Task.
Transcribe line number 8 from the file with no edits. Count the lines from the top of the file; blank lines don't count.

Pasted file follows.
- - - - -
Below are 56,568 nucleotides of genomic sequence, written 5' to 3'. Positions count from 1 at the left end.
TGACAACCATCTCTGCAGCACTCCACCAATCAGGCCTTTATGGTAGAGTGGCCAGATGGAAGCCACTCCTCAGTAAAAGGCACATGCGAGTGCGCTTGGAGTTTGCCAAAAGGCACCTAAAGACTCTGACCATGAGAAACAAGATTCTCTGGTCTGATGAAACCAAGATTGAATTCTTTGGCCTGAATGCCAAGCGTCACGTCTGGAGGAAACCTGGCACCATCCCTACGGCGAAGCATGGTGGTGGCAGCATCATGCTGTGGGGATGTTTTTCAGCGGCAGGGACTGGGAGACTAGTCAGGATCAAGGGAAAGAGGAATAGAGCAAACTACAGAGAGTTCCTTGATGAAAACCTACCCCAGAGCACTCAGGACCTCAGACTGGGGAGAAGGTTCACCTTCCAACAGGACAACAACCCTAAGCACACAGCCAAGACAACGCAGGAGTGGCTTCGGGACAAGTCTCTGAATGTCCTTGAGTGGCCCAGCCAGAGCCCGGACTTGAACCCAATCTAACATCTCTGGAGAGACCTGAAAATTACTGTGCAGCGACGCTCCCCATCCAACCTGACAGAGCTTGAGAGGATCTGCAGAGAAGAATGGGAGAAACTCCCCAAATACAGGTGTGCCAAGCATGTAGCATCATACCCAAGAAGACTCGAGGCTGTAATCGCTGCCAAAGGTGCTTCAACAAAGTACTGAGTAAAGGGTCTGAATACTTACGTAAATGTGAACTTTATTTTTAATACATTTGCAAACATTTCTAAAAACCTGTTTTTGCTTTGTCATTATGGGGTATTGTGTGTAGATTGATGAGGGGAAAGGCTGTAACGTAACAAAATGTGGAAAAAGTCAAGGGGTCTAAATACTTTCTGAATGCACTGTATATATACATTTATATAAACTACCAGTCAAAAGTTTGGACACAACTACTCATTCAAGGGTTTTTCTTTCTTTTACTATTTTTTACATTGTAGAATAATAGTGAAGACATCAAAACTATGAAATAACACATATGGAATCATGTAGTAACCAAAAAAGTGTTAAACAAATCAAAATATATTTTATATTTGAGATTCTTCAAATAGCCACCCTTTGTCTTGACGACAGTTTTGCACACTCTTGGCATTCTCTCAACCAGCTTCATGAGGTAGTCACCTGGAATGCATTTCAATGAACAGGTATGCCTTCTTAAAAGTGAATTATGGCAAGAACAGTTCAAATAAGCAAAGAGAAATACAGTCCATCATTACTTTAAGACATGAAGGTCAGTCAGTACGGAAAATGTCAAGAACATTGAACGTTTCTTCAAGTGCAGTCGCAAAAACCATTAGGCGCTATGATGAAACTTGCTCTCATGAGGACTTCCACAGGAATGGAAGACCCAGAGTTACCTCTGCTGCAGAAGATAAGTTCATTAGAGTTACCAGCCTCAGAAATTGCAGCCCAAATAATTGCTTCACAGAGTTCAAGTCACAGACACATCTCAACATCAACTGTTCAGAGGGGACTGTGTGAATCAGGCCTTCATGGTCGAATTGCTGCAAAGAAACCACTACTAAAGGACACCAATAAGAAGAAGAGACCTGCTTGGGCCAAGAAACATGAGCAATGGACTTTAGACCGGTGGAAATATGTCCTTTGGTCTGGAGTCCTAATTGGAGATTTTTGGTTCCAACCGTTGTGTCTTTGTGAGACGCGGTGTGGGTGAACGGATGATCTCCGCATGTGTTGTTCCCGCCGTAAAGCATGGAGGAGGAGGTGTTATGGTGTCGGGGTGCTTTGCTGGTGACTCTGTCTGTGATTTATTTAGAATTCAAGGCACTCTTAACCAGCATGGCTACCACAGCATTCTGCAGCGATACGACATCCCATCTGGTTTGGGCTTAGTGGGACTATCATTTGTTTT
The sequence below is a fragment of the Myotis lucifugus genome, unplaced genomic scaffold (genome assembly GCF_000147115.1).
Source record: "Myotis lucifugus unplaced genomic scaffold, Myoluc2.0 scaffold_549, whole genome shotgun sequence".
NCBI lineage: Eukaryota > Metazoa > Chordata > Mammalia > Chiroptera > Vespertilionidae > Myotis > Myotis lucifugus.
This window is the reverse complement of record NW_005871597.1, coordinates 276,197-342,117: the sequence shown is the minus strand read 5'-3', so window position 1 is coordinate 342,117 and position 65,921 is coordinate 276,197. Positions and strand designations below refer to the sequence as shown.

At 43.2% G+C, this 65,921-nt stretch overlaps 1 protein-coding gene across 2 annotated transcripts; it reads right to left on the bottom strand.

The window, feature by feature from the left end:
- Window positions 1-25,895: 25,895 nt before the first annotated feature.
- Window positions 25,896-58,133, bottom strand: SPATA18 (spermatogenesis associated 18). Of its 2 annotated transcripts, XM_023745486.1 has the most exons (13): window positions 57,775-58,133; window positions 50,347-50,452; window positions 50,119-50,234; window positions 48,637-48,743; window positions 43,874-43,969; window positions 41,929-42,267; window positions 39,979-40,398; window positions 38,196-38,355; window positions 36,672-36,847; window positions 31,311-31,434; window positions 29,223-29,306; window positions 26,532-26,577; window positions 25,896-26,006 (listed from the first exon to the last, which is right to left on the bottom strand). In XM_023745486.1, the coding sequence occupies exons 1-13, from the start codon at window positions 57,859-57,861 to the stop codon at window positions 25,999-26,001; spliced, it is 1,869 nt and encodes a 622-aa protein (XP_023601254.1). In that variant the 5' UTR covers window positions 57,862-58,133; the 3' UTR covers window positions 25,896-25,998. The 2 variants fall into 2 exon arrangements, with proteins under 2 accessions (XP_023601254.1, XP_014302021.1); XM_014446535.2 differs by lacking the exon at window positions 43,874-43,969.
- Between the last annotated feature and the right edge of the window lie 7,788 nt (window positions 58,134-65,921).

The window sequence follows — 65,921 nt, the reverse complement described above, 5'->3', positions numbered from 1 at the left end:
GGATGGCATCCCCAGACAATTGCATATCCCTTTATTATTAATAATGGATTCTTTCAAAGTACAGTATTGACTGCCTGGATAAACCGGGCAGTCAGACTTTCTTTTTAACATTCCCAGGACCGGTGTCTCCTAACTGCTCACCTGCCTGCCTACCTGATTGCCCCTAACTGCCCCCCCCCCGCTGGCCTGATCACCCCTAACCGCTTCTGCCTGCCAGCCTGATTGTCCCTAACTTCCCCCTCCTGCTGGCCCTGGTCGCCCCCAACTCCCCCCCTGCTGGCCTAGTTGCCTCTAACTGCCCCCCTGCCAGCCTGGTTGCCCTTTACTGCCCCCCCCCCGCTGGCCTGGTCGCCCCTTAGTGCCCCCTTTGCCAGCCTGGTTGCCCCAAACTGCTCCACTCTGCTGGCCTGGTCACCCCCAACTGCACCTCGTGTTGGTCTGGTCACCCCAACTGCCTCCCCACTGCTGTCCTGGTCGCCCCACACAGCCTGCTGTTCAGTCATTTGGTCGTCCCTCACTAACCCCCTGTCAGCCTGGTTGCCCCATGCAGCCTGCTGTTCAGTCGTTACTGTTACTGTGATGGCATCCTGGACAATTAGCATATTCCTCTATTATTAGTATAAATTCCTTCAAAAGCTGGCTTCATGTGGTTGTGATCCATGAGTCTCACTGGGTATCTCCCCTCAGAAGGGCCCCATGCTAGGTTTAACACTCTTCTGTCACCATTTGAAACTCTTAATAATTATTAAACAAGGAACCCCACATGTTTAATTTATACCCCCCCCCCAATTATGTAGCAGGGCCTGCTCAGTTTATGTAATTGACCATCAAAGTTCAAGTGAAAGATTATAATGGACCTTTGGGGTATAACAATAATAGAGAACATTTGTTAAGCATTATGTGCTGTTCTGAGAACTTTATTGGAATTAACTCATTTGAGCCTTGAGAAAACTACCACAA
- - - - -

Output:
The window, feature by feature from the left end: